FIRST REPORT OF WHITE MOULD CAUSED BY SCLEROTINIA SCLEROTIORUM ON MARIGOLD TAGETES ERECTA IN BANGLADESH
M.M.E. Rahman, D.M. Hossain, T.K. Dey, S.R. Sarker, M. Nonaka, N. Harada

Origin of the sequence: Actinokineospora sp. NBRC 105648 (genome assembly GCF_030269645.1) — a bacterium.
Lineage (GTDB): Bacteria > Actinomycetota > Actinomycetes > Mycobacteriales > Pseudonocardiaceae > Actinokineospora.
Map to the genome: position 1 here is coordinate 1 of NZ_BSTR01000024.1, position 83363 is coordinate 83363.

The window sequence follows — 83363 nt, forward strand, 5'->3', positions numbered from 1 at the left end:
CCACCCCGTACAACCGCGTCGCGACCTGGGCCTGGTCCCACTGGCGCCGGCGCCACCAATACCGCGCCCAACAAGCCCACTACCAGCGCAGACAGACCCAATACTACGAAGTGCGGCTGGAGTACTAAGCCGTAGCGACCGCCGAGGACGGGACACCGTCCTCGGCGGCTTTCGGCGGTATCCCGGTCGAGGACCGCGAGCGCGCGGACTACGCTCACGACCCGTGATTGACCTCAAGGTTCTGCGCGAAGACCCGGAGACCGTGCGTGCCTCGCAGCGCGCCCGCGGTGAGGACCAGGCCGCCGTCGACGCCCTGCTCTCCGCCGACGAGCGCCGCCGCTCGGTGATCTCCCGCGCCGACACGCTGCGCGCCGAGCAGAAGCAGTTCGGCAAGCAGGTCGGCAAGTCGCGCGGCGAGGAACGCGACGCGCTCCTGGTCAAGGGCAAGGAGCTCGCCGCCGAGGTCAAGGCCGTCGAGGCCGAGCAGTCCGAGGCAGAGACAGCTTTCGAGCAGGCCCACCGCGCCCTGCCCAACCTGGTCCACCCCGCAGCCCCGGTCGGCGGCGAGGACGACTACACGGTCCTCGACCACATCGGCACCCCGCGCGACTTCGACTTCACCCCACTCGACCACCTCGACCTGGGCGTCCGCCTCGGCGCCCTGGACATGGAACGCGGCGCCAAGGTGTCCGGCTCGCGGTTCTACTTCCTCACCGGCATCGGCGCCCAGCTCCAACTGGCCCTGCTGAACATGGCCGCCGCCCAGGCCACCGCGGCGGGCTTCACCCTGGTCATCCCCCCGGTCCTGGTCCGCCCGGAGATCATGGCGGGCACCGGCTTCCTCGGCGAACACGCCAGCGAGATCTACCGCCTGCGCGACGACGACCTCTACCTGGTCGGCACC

Marigold (Tagetes erecta) is one of the commercial ornamental flowers commonly grown in Bangladesh. In January 2011, rotten flowers of marigold covered with fluffy white mycelia were found in Rangpur, Bangladesh. Symptoms began from petals and subsequently expanded to the whole flower and the lower part of the plant. Dark brown lesions with necrotic tissues appeared on the infected leaves and stems. Seriously infected plants showed flower dropping and branch wilting. A fungus showing hyaline and septate mycelia was isolated from the infected tissue using potato dextrose agar. The fungus formed round to irregular-shaped sclerotia. Apothecia development from sclerotia were also observed on moist sand. The partial sequence (531 bp, GenBank accession No. AB937102) of the internal transcribed spacer region of rDNA was determined by the method described in Rahman et al. (2015). The result showed a 100% identity with those of Sclerotinia sclerotiorum, which is known as a pathogen to various plants (Purdy, 1979). Pathogenicity of the isolate to marigold was examined by detached leave and flower assays using the mycelial block. After incubation at 20°C with 90% relative humidity in 12 h light/12 h dark conditions, all inoculated leaves and flowers were rotten, while no symptom developed on the controls. The fungus was re-isolated from the symptomatic tissues and Koch’s postulates were confirmed. In Bangladesh, the fungus is becoming an emerging threat to various hosts (e.g. Rahman et al., 2015). To our best knowledge, this is the first report of S. sclerotiorum infection on marigold in the country.